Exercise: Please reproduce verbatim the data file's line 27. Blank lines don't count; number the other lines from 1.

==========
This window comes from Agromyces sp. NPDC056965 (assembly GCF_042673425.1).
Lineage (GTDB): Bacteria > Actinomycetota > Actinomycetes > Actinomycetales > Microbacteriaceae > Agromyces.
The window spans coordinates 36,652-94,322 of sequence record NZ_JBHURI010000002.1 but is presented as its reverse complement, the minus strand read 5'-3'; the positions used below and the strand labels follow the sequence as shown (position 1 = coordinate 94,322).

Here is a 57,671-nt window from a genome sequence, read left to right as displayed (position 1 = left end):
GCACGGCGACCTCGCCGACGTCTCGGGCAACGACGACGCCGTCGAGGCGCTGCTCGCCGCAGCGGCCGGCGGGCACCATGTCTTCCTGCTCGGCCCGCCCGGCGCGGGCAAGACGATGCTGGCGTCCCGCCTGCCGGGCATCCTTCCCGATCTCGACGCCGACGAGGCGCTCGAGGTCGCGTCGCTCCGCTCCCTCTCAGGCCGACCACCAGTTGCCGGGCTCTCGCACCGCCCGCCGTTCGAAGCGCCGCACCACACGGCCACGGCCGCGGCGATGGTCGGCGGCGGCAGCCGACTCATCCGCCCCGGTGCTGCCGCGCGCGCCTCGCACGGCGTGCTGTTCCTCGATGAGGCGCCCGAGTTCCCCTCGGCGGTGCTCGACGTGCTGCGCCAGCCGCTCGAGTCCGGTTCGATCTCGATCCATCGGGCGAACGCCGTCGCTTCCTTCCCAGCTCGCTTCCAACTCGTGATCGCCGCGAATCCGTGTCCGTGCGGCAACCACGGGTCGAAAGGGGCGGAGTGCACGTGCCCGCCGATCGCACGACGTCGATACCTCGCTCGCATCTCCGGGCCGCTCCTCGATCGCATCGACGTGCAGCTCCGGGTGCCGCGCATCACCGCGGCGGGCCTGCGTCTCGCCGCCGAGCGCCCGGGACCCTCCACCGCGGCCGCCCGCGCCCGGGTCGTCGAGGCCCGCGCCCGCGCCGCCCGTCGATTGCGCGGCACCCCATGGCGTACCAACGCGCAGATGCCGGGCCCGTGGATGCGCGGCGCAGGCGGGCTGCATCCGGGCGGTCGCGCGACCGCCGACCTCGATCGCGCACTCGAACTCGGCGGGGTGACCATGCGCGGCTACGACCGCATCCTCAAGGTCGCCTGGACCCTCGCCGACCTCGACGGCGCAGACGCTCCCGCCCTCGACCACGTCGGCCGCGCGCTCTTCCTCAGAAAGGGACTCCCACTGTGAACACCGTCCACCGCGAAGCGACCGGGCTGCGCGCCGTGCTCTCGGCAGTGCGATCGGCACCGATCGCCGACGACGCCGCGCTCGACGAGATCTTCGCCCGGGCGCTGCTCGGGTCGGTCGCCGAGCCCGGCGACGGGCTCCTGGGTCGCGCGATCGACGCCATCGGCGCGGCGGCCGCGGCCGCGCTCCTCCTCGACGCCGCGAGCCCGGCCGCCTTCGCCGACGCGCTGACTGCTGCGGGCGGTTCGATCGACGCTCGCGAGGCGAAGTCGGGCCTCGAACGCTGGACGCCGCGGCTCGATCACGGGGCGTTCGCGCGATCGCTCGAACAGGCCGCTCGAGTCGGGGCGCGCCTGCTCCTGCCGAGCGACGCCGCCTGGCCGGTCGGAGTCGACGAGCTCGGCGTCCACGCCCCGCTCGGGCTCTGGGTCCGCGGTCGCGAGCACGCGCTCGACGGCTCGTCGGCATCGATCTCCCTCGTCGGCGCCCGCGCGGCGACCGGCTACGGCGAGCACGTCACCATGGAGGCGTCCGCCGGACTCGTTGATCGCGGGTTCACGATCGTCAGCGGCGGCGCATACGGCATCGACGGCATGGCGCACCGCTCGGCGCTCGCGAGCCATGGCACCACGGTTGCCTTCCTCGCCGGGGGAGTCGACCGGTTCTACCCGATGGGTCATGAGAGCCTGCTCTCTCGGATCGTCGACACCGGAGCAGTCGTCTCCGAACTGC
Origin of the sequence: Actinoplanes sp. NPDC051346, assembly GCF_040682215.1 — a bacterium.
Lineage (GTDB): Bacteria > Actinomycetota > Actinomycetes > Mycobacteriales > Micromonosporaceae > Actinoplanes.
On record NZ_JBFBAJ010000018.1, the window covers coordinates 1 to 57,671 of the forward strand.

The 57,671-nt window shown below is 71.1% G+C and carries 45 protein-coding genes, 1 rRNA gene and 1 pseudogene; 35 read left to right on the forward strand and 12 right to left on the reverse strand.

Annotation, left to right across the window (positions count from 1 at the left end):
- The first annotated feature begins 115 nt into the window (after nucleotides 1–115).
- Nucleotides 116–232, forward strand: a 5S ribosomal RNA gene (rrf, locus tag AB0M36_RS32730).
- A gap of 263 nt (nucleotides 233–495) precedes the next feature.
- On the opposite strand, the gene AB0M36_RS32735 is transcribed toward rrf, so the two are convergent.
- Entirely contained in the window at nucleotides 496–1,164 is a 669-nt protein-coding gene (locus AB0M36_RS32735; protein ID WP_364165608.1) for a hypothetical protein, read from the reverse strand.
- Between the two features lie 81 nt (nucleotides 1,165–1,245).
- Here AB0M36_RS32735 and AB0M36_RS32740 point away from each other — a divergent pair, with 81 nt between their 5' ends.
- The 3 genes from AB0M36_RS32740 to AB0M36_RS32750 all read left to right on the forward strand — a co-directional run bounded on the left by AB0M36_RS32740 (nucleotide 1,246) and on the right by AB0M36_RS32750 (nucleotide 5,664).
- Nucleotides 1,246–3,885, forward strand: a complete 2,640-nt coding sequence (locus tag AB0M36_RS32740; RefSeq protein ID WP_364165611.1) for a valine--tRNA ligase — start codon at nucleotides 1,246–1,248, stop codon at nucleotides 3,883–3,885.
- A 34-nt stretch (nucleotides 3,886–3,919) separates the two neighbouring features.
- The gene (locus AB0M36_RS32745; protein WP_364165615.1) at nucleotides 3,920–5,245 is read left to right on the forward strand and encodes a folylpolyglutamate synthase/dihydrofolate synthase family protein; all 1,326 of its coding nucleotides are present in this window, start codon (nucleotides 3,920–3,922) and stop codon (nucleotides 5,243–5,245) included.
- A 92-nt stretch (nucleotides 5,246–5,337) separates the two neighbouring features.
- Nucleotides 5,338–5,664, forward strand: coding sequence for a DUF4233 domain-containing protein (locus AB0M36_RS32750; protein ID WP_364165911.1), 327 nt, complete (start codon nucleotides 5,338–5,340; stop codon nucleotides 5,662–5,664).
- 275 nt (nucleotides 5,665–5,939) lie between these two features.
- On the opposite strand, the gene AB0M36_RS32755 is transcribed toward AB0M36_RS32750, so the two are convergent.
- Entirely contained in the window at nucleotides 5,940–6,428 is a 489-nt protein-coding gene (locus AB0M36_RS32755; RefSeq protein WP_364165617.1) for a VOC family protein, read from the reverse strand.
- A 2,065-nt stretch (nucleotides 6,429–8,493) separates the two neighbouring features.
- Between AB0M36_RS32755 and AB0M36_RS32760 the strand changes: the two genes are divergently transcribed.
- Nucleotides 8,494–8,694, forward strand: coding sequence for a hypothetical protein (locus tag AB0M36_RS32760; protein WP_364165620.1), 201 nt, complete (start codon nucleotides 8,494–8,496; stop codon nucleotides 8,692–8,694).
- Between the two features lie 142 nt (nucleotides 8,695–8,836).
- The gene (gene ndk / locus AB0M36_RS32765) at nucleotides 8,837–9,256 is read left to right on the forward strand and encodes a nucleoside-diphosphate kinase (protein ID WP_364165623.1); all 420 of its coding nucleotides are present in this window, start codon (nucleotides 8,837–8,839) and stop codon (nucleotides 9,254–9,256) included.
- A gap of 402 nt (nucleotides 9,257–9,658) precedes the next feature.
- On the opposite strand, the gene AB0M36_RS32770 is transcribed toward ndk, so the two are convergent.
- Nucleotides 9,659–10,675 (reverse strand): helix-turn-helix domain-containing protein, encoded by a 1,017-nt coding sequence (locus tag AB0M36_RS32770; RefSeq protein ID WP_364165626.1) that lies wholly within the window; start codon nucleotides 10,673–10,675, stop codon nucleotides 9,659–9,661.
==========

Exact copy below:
- A 2,065-nt stretch (nucleotides 6,429–8,493) separates the two neighbouring features.